Depression, Anxiety and Suicidal Behavior in Medical Training at a University in Mexico


Depresión, ansiedad y conducta suicida en la formación médica en una universidad en México
José Arturo Granados Cosmea,†,*,, Ofelia Gómez Landerosa,‡, Marcos Ismael Islas Ramíreza,§,
Greg Maldonado Péreza,þ, Héctor Fernando Martínez Mendozaa,Ɵ, Ana Michelle Pineda Torresa,¶

a Licenciatura en Medicina, Universidad Autónoma Metropolitana, Cd. Mx., México.

ORCID ID:
https://orcid.org/0000-0002-0583-1239
https://orcid.org/0000-0003-1050-8126
§ https://orcid.org/0000-0002-2904-4926
þ https://orcid.org/0000-0002-9953-5683
φ https://orcid.org/0000-00015778-3999
https://orcid.org/0000-0002-6214139X

Recibido: 15-enero-2020. Aceptado: 11-abril-2020.

*Autor para correspondencia: José Arturo Granados Cosme. Maestría en Medicina Social, Universidad Autónoma Metropolitana, Calz. del Hueso 1100, Col. Villa Quietud 04960, Coyoacán, Cd. Mx., México. Teléfono: 55 5483 7204. Correo electrónico: jcosme@correo.xoc.uam.mx

DOI: https://doi.org/10.22201/facmed.20075057e.2020.35.20224

Este es un artículo Open Access bajo la licencia CC BY-NC-ND (http://creativecommons.org/licenses/by-nc-nd/4.0/).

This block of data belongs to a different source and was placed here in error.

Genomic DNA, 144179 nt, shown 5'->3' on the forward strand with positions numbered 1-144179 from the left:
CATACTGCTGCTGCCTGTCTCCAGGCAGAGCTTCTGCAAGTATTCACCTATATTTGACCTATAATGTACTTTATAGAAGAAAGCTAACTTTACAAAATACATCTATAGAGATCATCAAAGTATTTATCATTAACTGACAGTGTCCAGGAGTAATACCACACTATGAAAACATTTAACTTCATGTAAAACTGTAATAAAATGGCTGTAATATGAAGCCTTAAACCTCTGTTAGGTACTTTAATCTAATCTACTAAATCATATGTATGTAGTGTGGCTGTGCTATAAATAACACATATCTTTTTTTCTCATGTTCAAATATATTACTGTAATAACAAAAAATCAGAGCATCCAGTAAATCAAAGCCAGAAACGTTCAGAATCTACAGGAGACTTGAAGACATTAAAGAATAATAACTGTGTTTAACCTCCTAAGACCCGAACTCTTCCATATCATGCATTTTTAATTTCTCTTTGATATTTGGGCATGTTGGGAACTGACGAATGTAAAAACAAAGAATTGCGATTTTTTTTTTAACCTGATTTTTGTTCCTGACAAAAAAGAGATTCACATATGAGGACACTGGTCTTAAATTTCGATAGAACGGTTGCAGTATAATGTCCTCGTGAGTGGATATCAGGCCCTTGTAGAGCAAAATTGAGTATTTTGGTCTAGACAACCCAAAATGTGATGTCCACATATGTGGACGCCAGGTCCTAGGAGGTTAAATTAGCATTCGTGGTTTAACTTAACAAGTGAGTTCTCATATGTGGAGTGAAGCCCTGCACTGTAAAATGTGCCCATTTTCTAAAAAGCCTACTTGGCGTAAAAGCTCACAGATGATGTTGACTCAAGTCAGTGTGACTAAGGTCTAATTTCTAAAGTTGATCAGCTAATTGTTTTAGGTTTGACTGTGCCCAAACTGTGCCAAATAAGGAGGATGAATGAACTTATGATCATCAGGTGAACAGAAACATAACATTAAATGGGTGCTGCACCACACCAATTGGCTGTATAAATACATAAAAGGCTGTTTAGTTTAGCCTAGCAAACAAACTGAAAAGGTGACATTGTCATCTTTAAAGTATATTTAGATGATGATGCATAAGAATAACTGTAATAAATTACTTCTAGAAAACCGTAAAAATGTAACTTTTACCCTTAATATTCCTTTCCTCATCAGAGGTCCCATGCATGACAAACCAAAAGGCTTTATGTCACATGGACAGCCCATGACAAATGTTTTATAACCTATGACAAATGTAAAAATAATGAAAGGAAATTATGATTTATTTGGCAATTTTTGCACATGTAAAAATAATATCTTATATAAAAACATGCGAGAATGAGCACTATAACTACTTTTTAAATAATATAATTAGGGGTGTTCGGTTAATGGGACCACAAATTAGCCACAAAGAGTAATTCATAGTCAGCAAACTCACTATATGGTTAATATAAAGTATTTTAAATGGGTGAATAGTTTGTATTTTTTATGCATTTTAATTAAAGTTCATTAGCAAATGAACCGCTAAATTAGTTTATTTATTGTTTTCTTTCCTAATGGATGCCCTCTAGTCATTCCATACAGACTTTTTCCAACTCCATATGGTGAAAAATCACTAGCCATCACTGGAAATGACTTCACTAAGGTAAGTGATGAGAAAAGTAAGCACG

Palabras Clave

Depresión; ansiedad; suicidio; estudiantes de pregrado; educación médica.

Keywords

Depression; anxiety; suicide; undergraduate students; medical training.


Abstract

Introduction: Mental health damages represents one of the most relevant problems among general population and specifically among University students. Medical training involves particular exigencies that increases probabilities of having higher prevalence at experiencing mental health disorders among the medicine students.

Objective: To compare the anxiety, depression and suicidal behavior among medicine and other bachelor degrees students at a University in Mexico.

Method: It was designed a transversal study where it was applied a survey to a probabilistic fortuitous sample among first and last grade students of bachelor’s degree in medicine. This survey was also applied to a fortuitous sample of the same proportion to first and last grade of different bachelor’s degree. Data obtained were processed in a bivariate analysis to calculate prevalence as well as association measures (odds ratio [OR]) and statistical significance (X2).

Results: The medicine students showed higher prevalence of anxiety, depression and suicidal behavior episodes, tan the students of different bachelor’s degree programs. It was also found that the last grade medicine students showed higher prevalences that the ones in first grade. Sex was a variable that presents more influence among students of the other medicine bachelor’s degree programs.

Conclusions: Medical training implies higher probabilities of depression, anxiety and suicidal behavior, mostly among last year students, than students of another academic program.